Good news: the Violence Against Women Act passed the Senate this afternoon. While the bill still must proceed to the House of Representatives, this is a promising step for women across the country.
VAWA provides much-needed services and protections for women, which should not be a controversial issue. However, the bill expired in 2011 and has yet to be reauthorized, with most of the delay coming from a debate over whether the protections can extend to Native American women living on reservations.
A recent story shows the importance of extending these protections to Native woman: the woman profiled was attacked by her (white) husband, but neither the tribal court nor the local police felt they had proper authority to protect her.
This is not an isolated incident: during the Senate hearing on the bill, Sen. Maria Cantwell (D - Wash.) pointed out that Native American women are raped and assaulted at 2.5 times the national rate, and fewer than 50 percent of domestic violence cases on reservations are prosecuted.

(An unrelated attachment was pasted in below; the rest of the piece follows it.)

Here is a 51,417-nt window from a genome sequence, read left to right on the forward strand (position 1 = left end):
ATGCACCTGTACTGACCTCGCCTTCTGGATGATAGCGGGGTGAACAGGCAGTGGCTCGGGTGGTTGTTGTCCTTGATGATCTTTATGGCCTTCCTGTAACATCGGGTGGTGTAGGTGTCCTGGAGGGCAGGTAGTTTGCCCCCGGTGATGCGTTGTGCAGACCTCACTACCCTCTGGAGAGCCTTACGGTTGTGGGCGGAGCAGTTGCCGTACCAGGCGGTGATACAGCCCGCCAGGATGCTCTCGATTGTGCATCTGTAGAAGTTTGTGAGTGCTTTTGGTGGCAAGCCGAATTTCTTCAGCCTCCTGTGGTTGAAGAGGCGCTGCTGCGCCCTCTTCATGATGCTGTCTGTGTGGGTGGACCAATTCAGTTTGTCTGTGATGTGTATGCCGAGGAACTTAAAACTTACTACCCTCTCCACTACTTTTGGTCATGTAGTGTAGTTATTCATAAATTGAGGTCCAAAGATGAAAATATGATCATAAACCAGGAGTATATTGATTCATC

As shocking as this is, tribal jurisdiction is likely to be an issue again in the House, as many policymakers seek to exclude Native women from VAWA’s protections. Faced with women who need protection from violence and rape, these arguments show a severe lack of empathy.
Still, politicians in both parties have shown that they are willing to work to find solutions to the impasse and pass the Act, with Democratic and Republican leaders indicating that they see VAWA as a priority.
All women should be safe from violence, regardless of where they live, where they come from, or whom they choose to love. As the Violence Against Women Act moves to the House, pray that your representative will act in defense of the vulnerable, and let them know that you stand with all of those who need the services and protections the Act offers.
Janelle Tupper is Campaigns Assistant for Sojourners.
Photo: Stop Violence Against Women word cloud, mypokcik / Shutterstock.com